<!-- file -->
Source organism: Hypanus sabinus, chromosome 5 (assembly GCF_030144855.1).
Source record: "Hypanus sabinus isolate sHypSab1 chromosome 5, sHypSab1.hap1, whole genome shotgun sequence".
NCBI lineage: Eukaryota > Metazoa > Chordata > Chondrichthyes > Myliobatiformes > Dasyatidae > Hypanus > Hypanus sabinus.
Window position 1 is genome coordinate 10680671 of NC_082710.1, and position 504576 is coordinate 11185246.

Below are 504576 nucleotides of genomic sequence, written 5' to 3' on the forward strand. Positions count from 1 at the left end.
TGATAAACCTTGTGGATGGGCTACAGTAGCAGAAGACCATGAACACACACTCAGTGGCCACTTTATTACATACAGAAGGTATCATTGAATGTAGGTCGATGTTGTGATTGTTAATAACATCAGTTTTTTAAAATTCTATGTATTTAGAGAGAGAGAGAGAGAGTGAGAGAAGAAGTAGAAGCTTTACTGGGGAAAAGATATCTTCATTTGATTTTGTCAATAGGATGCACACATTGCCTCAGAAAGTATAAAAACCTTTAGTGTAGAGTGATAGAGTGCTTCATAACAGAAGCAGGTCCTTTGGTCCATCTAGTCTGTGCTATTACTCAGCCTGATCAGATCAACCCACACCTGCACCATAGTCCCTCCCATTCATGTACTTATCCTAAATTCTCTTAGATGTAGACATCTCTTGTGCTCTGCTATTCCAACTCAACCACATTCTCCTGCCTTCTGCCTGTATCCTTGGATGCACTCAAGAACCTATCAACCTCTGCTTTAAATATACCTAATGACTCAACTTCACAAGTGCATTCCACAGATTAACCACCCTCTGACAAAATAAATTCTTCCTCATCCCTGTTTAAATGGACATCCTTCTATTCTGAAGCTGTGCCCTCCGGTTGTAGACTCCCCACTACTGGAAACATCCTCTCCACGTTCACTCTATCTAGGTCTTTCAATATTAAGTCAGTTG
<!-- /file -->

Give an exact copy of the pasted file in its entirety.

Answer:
Source organism: Hypanus sabinus, chromosome 5 (assembly GCF_030144855.1).
Source record: "Hypanus sabinus isolate sHypSab1 chromosome 5, sHypSab1.hap1, whole genome shotgun sequence".
NCBI lineage: Eukaryota > Metazoa > Chordata > Chondrichthyes > Myliobatiformes > Dasyatidae > Hypanus > Hypanus sabinus.
Window position 1 is genome coordinate 10680671 of NC_082710.1, and position 504576 is coordinate 11185246.

Below are 504576 nucleotides of genomic sequence, written 5' to 3' on the forward strand. Positions count from 1 at the left end.
TGATAAACCTTGTGGATGGGCTACAGTAGCAGAAGACCATGAACACACACTCAGTGGCCACTTTATTACATACAGAAGGTATCATTGAATGTAGGTCGATGTTGTGATTGTTAATAACATCAGTTTTTTAAAATTCTATGTATTTAGAGAGAGAGAGAGAGAGTGAGAGAAGAAGTAGAAGCTTTACTGGGGAAAAGATATCTTCATTTGATTTTGTCAATAGGATGCACACATTGCCTCAGAAAGTATAAAAACCTTTAGTGTAGAGTGATAGAGTGCTTCATAACAGAAGCAGGTCCTTTGGTCCATCTAGTCTGTGCTATTACTCAGCCTGATCAGATCAACCCACACCTGCACCATAGTCCCTCCCATTCATGTACTTATCCTAAATTCTCTTAGATGTAGACATCTCTTGTGCTCTGCTATTCCAACTCAACCACATTCTCCTGCCTTCTGCCTGTATCCTTGGATGCACTCAAGAACCTATCAACCTCTGCTTTAAATATACCTAATGACTCAACTTCACAAGTGCATTCCACAGATTAACCACCCTCTGACAAAATAAATTCTTCCTCATCCCTGTTTAAATGGACATCCTTCTATTCTGAAGCTGTGCCCTCCGGTTGTAGACTCCCCACTACTGGAAACATCCTCTCCACGTTCACTCTATCTAGGTCTTTCAATATTAAGTCAGTTG